“Jane, Jane, Jane!”

Lily bent over the book until her nose touched the page.

“Wait for me – I’m coming!”

* * *

Two granite pillars loomed out of a thicket of trees and over Lily’s head. They flanked a large, slightly rusty wrought iron gate that sat slightly ajar, as if it was beckoning her inside. She pushed the gate further open and slipped through, narrowly avoiding snagging her plain wool dress on the rusty latch.

Amidst the gathering evening gloom, Lily could just make out a small grassy path stretched out in front of her, rutted with recent carriage tracks. She squinted into the dark, trying to make out any shape besides that of the towering trees. She couldn’t. Lily pulled the gate closed and followed the path, twisting and turning until, certain that she had lost her way, she noticed that the grassy path had suddenly turned into gravel. Her spirits slightly higher, she continued walking until the path ended at a large wooden house.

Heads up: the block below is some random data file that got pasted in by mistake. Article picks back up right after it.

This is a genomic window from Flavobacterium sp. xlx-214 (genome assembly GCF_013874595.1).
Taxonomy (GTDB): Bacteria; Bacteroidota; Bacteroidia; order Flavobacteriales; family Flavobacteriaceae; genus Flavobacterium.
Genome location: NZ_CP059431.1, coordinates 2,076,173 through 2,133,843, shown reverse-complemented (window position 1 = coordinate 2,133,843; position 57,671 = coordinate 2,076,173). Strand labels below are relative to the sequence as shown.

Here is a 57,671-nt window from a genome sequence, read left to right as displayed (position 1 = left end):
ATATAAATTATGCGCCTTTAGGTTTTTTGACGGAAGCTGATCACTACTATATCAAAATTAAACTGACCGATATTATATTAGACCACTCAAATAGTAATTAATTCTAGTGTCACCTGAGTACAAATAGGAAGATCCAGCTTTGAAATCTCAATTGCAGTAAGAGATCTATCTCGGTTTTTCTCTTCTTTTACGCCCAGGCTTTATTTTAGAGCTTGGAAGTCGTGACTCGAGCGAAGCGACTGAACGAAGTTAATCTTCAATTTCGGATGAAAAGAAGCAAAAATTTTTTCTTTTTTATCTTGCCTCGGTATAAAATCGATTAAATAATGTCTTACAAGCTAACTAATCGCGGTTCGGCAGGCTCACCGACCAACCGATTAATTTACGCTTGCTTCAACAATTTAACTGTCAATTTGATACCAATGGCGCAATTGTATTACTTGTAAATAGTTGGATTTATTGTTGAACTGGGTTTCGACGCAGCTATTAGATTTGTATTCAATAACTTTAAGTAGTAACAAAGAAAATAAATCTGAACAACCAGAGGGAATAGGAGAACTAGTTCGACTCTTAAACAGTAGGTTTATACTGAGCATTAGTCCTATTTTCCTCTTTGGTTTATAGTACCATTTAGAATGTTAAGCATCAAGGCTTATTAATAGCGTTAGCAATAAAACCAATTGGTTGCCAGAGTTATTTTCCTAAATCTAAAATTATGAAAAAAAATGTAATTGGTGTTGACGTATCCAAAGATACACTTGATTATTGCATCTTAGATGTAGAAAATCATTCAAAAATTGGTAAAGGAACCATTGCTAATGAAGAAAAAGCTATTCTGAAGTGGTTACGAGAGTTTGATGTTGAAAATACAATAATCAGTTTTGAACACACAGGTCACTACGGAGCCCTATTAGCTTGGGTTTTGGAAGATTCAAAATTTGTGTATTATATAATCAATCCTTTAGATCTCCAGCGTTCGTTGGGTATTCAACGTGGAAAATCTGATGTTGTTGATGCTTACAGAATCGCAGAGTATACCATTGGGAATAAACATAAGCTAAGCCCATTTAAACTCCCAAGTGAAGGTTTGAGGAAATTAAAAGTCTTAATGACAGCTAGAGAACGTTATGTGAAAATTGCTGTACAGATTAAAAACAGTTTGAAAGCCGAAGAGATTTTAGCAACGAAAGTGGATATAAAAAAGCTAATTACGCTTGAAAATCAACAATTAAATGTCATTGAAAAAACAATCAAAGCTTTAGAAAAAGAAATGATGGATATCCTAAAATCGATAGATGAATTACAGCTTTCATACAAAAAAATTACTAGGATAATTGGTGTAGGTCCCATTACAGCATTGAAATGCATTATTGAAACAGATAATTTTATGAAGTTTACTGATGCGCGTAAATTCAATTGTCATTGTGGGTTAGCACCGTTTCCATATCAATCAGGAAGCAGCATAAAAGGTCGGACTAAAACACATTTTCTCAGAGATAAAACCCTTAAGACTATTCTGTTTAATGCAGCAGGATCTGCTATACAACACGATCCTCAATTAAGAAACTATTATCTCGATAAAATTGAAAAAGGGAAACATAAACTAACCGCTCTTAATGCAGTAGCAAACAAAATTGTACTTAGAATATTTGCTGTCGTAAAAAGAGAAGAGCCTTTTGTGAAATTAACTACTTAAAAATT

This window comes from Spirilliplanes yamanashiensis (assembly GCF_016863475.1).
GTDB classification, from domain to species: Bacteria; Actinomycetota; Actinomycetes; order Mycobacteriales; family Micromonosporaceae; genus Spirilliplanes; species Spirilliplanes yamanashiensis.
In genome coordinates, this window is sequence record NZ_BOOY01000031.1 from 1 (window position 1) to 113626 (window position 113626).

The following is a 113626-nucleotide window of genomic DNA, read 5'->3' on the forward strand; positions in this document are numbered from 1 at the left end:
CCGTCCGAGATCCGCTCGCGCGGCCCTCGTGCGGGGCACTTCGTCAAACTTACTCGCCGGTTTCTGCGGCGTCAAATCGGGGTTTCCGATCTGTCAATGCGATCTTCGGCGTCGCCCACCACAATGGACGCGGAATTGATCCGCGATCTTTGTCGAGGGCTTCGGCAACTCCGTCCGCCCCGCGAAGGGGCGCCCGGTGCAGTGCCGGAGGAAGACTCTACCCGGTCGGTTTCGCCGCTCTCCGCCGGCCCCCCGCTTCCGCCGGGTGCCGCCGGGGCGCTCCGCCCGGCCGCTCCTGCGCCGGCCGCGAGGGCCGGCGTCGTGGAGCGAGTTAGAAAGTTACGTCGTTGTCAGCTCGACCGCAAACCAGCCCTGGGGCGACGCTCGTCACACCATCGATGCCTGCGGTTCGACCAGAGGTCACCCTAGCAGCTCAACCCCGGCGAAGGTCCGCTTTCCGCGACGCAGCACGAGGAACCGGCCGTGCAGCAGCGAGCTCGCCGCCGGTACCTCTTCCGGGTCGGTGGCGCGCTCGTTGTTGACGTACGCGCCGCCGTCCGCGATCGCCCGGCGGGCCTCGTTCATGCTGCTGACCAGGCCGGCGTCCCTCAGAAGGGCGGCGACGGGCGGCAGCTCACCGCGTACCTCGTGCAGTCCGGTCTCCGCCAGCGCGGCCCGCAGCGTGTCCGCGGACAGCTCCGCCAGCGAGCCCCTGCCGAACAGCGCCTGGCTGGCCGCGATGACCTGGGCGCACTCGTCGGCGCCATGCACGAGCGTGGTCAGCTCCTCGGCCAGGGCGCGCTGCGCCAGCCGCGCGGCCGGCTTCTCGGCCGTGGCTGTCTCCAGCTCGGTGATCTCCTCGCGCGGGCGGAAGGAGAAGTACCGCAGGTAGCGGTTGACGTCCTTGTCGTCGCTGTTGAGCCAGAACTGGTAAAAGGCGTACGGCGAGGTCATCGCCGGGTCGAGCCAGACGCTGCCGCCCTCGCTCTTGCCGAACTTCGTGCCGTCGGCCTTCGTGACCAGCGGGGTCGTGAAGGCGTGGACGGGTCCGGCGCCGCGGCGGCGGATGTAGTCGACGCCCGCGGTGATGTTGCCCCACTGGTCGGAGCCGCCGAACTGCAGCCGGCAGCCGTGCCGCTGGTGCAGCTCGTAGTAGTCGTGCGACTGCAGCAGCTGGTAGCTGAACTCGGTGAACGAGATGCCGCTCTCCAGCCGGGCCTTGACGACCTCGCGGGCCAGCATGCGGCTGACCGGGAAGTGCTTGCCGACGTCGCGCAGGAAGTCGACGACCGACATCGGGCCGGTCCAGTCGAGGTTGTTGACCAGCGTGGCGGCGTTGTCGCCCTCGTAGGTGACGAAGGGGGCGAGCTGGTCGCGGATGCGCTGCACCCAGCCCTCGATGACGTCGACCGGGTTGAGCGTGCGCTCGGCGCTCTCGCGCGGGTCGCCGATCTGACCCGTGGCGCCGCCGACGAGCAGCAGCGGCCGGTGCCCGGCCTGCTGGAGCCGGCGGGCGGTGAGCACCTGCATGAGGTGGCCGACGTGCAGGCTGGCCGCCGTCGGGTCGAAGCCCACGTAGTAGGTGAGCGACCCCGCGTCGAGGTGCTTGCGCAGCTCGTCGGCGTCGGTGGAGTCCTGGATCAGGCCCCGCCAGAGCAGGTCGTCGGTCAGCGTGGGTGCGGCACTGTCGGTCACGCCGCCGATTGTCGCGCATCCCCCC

The house. The Ferndean Rochester often talked about, and occasionally visited during hunting season. Its location in the middle of a large, tangled forest made it impossible to rent out, but Rochester kept it anyway, claiming he liked the peace and quiet when he was able to visit. The house itself was old and shabby, its walls a musty grey. The gravel path continued in a semi circle in front of the house, outlining a patch of bare grass. There were no flowers, no bushes; the only ornamentation came from the impossibly tall trees. Nothing moved. Lily’s gaze moved over the house and the path. Stiffening her resolve, she walked up the one step and knocked on the narrow front door.

The man who answered the door was not one of Rochester’s servants. He was of middling height and thin, with dark hair that looked ruffled, as if he had been running his hands through it in frustration. He wore a white coat and had some sort of metal contraption looped around his neck. Lily squinted at the man, trying to make out his slightly blurred features.

“Please go in,” Lily said, “and tell your master someone is here to see him. But don’t mention my name.”